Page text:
Supreme Court: In the matter highlighting the important issues concerning the entire range of conduct and management of sterilization procedures wherein women and occasionally men are sterilized in camps or in accredited centres, the Court directed the Union of India to ensure strict adherence to the guidelines and standard operating procedures in the various manuals issued by it. The Sterilization program is not only a Public Health issue but a national campaign for Population Control and Family Planning. The Court said that the Union of India has overarching responsibility for the success of the campaign and it cannot shift the burden of implementation entirely on the State Governments and Union Territories on the ground that it is only a public health issue.
Expressing sadness at the fact that the National Health Policy, 2015 has not yet been finalized despite the passage of more than one and a half years, the bench of Madan B. Lokur and U.U. Lalit, JJ directed the Union of India to take a decision on or before 31st December, 2016 on whether it would like to frame a National Health Policy or not. In case the Union of India thinks it worthwhile to have a National Health Policy, it should take steps to announce it at the earliest and keep issues of gender equity in mind as well.
In order to ensure that the proposed patient has given an informed consent for undergoing the sterilization procedure and not an incentivized consent, the Court said that the contents of the checklist prepared pursuant to the directions given in Ramakant Rai (I) v. Union of India, (2009) 16 SCC 565, should be explained to the proposed patient in a language that he or she understands and the proposed patient should also be explained the impact and consequences of the sterilization procedure. The said checklist should be prepared in the local language of the concerned State. Also, sufficient breathing time of about an hour or so should be given to a proposed patient so that in the event he or she has a second thought, time is available for a change of mind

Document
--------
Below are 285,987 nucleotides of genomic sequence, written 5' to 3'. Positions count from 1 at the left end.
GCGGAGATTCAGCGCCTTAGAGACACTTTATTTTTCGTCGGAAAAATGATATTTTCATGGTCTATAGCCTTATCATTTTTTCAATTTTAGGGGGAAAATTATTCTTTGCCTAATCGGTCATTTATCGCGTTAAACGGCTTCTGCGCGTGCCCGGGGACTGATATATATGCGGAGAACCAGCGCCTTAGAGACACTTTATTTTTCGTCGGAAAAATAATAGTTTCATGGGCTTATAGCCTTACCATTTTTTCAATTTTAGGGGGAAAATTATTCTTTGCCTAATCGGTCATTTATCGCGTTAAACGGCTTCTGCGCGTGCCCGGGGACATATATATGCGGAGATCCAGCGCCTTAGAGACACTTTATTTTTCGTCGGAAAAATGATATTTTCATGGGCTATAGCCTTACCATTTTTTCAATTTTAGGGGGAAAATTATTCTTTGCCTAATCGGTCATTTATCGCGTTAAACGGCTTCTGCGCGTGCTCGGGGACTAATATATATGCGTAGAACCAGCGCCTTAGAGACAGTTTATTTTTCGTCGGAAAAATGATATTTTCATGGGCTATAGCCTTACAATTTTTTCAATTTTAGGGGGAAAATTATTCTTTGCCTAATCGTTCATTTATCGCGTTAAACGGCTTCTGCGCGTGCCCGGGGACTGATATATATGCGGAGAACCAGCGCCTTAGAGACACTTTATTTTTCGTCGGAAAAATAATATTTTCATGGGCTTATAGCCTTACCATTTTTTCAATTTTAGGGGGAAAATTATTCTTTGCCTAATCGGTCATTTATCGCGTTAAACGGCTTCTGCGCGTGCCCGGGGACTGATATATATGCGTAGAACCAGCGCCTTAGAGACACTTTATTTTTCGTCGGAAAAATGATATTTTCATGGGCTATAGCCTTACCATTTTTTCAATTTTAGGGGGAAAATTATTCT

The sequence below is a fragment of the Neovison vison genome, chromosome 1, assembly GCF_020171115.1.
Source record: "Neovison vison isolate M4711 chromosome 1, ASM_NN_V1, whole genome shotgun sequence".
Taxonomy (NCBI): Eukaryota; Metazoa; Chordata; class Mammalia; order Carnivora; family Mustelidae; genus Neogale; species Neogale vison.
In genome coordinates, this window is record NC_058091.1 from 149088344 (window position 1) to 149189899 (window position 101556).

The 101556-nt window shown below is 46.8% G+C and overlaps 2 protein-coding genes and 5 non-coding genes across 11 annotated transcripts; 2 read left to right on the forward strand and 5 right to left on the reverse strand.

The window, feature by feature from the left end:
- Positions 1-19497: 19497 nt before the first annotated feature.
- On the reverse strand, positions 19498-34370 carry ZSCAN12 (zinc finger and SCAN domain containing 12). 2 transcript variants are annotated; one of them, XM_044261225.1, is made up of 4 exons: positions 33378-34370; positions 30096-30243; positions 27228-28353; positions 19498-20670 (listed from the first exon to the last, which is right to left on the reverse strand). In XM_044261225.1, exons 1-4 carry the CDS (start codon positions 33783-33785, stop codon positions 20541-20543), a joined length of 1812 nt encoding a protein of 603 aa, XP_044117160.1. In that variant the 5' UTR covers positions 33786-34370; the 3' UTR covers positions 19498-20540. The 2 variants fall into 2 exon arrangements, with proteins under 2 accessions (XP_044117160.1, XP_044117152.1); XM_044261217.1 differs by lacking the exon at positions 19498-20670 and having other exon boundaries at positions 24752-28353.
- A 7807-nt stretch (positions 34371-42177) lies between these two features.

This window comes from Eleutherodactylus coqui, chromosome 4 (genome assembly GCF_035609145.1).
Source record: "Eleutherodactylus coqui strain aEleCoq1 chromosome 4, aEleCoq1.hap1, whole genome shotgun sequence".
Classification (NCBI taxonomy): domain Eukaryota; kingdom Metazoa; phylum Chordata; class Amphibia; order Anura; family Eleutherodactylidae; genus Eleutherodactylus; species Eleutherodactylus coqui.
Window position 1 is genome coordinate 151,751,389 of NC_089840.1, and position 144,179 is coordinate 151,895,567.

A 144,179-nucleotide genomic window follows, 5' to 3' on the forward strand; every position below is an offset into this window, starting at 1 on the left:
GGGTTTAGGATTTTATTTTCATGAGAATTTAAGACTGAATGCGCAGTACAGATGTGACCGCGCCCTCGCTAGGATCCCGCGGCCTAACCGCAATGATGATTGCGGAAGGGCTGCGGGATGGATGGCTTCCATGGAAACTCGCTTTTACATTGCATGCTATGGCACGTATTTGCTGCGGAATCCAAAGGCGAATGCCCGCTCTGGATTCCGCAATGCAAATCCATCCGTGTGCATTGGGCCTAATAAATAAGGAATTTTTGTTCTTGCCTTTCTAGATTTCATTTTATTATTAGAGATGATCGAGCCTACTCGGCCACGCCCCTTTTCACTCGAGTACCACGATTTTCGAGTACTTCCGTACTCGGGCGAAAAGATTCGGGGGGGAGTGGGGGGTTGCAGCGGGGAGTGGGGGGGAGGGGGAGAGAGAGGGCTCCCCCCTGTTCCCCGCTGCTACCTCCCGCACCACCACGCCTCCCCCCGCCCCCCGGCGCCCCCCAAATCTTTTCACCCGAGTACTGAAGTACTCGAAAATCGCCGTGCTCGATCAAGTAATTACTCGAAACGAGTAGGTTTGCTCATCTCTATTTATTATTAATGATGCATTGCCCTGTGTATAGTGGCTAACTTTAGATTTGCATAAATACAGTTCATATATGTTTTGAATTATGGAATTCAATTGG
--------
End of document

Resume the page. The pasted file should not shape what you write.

Considering that as many as 363 deaths have taken place due to sterilization procedures during 2010-2013, the Annual Report prepared by the Quality Assurance Committee must indicate the details of all inquiries held and remedial steps taken as there is a need for transparency coupled with accountability and the death of a patient should not be treated as a one-off aberration.
The Court also directed the Union of India to persuade the State Governments to halt the system of holding sterilization camps as has been done by at least four States across the country. In any event, the Union of India should adhere to its view that sterilization camps will be stopped within a period of three years. This will necessitate simultaneous strengthening of the Primary Health Care centres across the country both in terms of infrastructure and otherwise so that health care is made available to all persons.
Pained by the casual approach of certain States, the Court directed the Registry of this Court to transmit a copy of this judgment to the Registrar General of the High Court in the States of Madhya Pradesh, Maharashtra, Rajasthan and Kerala for being placed before the Chief Justice of the High Court and requested the Chief Justice to initiate a suo moto public interest petition to consider the allegations made in respect of the sterilization camp(s) held in these States (the allegations not having been specifically denied) and any other similar laxity or unfortunate mishap that might be brought to the notice of the Court and pass appropriate orders thereon. [Devika Biswas v. Union of India, 2016 SCC OnLine SC 936, decided on 14.09.2016]